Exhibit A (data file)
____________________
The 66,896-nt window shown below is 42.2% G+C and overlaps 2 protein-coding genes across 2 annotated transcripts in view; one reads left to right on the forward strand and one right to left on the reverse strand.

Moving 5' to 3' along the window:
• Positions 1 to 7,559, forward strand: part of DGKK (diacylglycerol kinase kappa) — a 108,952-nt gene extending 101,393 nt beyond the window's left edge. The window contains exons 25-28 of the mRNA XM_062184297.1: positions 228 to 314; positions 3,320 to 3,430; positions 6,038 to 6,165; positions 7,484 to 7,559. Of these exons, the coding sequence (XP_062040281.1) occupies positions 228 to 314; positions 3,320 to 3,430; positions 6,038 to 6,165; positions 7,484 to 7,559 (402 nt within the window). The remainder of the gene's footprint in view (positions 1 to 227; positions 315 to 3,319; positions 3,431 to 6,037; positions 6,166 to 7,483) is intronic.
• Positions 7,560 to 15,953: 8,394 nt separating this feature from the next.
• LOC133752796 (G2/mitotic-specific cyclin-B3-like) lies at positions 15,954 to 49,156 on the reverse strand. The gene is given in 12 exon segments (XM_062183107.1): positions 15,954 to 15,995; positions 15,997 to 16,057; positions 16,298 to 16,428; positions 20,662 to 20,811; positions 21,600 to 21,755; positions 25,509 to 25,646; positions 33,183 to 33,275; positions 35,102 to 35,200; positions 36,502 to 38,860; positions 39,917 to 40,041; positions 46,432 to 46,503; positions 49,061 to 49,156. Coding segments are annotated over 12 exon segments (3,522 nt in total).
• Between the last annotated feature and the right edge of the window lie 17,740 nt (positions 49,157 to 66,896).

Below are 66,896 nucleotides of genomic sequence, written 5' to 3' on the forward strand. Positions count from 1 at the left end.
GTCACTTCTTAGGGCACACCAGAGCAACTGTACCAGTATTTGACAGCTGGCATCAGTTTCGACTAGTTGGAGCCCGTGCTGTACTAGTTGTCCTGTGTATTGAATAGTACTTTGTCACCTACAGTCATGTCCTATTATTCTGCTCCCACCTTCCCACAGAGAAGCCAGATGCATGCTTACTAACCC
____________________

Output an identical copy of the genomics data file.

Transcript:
The 66,896-nt window shown below is 42.2% G+C and overlaps 2 protein-coding genes across 2 annotated transcripts in view; one reads left to right on the forward strand and one right to left on the reverse strand.

Moving 5' to 3' along the window:
• Positions 1 to 7,559, forward strand: part of DGKK (diacylglycerol kinase kappa) — a 108,952-nt gene extending 101,393 nt beyond the window's left edge. The window contains exons 25-28 of the mRNA XM_062184297.1: positions 228 to 314; positions 3,320 to 3,430; positions 6,038 to 6,165; positions 7,484 to 7,559. Of these exons, the coding sequence (XP_062040281.1) occupies positions 228 to 314; positions 3,320 to 3,430; positions 6,038 to 6,165; positions 7,484 to 7,559 (402 nt within the window). The remainder of the gene's footprint in view (positions 1 to 227; positions 315 to 3,319; positions 3,431 to 6,037; positions 6,166 to 7,483) is intronic.
• Positions 7,560 to 15,953: 8,394 nt separating this feature from the next.
• LOC133752796 (G2/mitotic-specific cyclin-B3-like) lies at positions 15,954 to 49,156 on the reverse strand. The gene is given in 12 exon segments (XM_062183107.1): positions 15,954 to 15,995; positions 15,997 to 16,057; positions 16,298 to 16,428; positions 20,662 to 20,811; positions 21,600 to 21,755; positions 25,509 to 25,646; positions 33,183 to 33,275; positions 35,102 to 35,200; positions 36,502 to 38,860; positions 39,917 to 40,041; positions 46,432 to 46,503; positions 49,061 to 49,156. Coding segments are annotated over 12 exon segments (3,522 nt in total).
• Between the last annotated feature and the right edge of the window lie 17,740 nt (positions 49,157 to 66,896).

Below are 66,896 nucleotides of genomic sequence, written 5' to 3' on the forward strand. Positions count from 1 at the left end.
GTCACTTCTTAGGGCACACCAGAGCAACTGTACCAGTATTTGACAGCTGGCATCAGTTTCGACTAGTTGGAGCCCGTGCTGTACTAGTTGTCCTGTGTATTGAATAGTACTTTGTCACCTACAGTCATGTCCTATTATTCTGCTCCCACCTTCCCACAGAGAAGCCAGATGCATGCTTACTAACCC